• The dura mater is a thick and dense fibrous membrane. It is composed of 2 layers: the periosteal layer and the meningeal.

Interesting fact!

In Latin, dura means hard or thick.

• The arachnoid mater is an avascular membrane involved with cerebrospinal fluid (CSF) metabolism.
• The pia mater is the deepest layer of the meninges. It is a thin and transparent layer that follows the contours of the sulci and gyri.

Ventricles and cerebrospinal fluid

The cerebral ventricular system is made up of 4 hollow spaces; 2 lateral ventricles, a 3rd ventricle and a 4th ventricle. Specialised tissue within these ventricles, the choroid plexus, secrete a clear, watery fluid called cerebrospinal fluid (CSF) to protect the brain from injury.

Cerebrospinal fluid is constantly being produced and reabsorbed. The entire volume of CSF is replaced around 4 times per day, and there is approximately 150ml at any one time within the brain.

Flow of CSF:

  1. CSF flows from the paired lateral ventricles to the 3rd ventricle through the foramen of Monro.
  2. CSF flows through the cerebral aqueduct into the 4th ventricle.
  3. CSF enters the subarachnoid space of the brain or spinal cord through the lateral and the median apertures.
  4. CSF is reabsorbed into the dural venous sinuses through small protrusions called arachnoid granulations.


The skull consists of 22 bones, mainly cranial bones (8) and facial bones (14). The cranial bones act to protect the brain, along with the meninges. These bones include the frontal, parietal (2), temporal (2), sphenoid, occipital and ethmoid.

Cells of the brain

The central nervous system is made up of 2 basic types of cells; neurones and neuroglial cells (usually referred to as glial cells or glia).

Neurons are highly specialised cells which send and receive neurotransmitters. There are approximately 100 billion found within the brain and can be divided into three classes: sensory, motor and interneurons.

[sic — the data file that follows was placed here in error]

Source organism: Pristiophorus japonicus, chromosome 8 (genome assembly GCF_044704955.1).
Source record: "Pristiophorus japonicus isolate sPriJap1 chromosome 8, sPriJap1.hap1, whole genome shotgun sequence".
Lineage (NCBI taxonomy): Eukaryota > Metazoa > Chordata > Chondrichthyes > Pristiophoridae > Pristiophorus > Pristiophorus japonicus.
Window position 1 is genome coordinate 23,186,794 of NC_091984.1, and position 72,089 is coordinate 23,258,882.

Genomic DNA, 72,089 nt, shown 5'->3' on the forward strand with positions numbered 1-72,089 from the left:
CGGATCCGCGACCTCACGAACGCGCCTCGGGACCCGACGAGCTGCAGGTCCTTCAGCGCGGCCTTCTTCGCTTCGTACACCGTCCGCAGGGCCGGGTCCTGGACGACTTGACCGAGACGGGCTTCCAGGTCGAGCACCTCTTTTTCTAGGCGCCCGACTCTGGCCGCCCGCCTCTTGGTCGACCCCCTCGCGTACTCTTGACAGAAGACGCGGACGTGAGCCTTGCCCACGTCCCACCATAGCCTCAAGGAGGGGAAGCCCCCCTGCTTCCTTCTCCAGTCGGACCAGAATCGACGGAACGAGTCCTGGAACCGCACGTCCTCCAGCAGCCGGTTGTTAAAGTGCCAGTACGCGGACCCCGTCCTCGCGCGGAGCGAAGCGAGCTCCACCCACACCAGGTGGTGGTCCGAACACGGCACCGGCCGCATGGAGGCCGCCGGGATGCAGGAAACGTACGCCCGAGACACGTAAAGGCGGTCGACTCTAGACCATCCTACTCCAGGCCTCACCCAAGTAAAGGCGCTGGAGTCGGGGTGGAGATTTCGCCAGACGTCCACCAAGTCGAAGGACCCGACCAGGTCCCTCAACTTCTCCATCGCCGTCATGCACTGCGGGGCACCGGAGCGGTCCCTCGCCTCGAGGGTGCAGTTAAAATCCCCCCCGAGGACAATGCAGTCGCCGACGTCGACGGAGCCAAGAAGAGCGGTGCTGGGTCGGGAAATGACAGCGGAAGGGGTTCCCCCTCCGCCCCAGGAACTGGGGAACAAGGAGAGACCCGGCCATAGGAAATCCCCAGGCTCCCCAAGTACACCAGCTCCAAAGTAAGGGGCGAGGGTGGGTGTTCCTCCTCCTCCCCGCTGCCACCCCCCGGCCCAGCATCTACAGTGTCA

Glial cells support neurones by helping to maintain an appropriate chemical environment for neuronal signalling. There are three major types of glial cells: astrocytes, oligodendrocytes, and microglial cells.

Type Function
Astrocytes Star-shaped cells which act as a “glue” to hold neurons together in their correct positions.
Oligodendrocytes Form myelin sheaths around the axons of the CNS to provide insulation.
Microglial cells Remove cellular debris by phagocytosis. They are very similar to macrophages.


Unlike neurones, glial cells lack axons and dendrites. They are also smaller and more numerous throughout the brain.

Cranial nerves

The cranial nerves are a set of 12 paired nerves that arise directly from the brain. The first two nerves (olfactory and optic) arise from the cerebrum, whereas the remaining ten emerge from specific regions of the brainstem:

• Midbrain – Trochlear nerve (IV)
• Midbrain-pontine junction – Oculomotor (III)
• Pons – Trigeminal (V)
• Pontine-medulla junction – Abducens (VI), facial (VII), vestibulocochlear (VIII)
• Medulla oblongata – Glossopharyngeal (IX), vagus (X), accessory (XI), hypoglossal (XII)

Each cranial nerve can be described as being sensory, motor or mixed.

Blood supply

The brain receives blood from 2 sources: the internal carotid arteries (supply the anterior circulation) and the vertebral arteries (supply the posterior circulation). These systems connect at the Circle of Willis, a ring of vessels which allows for collateral blood flow between the anterior and posterior circulations of the brain. This highly significant safety mechanism helps to protect against ischaemia.

The brain’s venous circulation is different from other parts of the body as it does not correlate with the arterial supply. The deoxygenated blood empties into dural venous sinuses, collecting pools found between the layers of dura mater. The blood ultimately drains into the internal jugular vein to return to the right side of the heart.

Revision tip!

The Circle of Willis is tested a lot in exams, so familiarising yourself with the key arteries is important!



Human brain development begins in the 3rd gestational week and continues postnatally. By the age of 6, the brain has reached approximately 90% of adult volume.

The cerebrum and brainstem arise from the rostral neural tube, which expands to form 3 primary brain vesicles:

• Prosencephalon – becomes the forebrain which later develops into the cerebral hemispheres
• Mesencephalon – becomes the midbrain
• Hindbrain/Rhombencephalon – becomes the hindbrain

As the brain develops, the 3 primary vesicles eventually give rise to 5 secondary brain vesicles: Telencephalon, Diencephalon, Mesencephalon, Metencephalon, and Myelencephalon, which each develop into a specific component of the nervous system.

Lymphatic drainage

For many years it was believed that the brain lacked a lymphatic system. However, recent studies have proven that a genuine and functional lymphatic vascular system does exist within the meninges. It is thought to play a vital role in the circulation and exchange of soluble contents between the CSF and the interstitial fluid.

You can discover more about the general anatomy of the body’s lymphatic system in our Lymphatic Revision Guide here.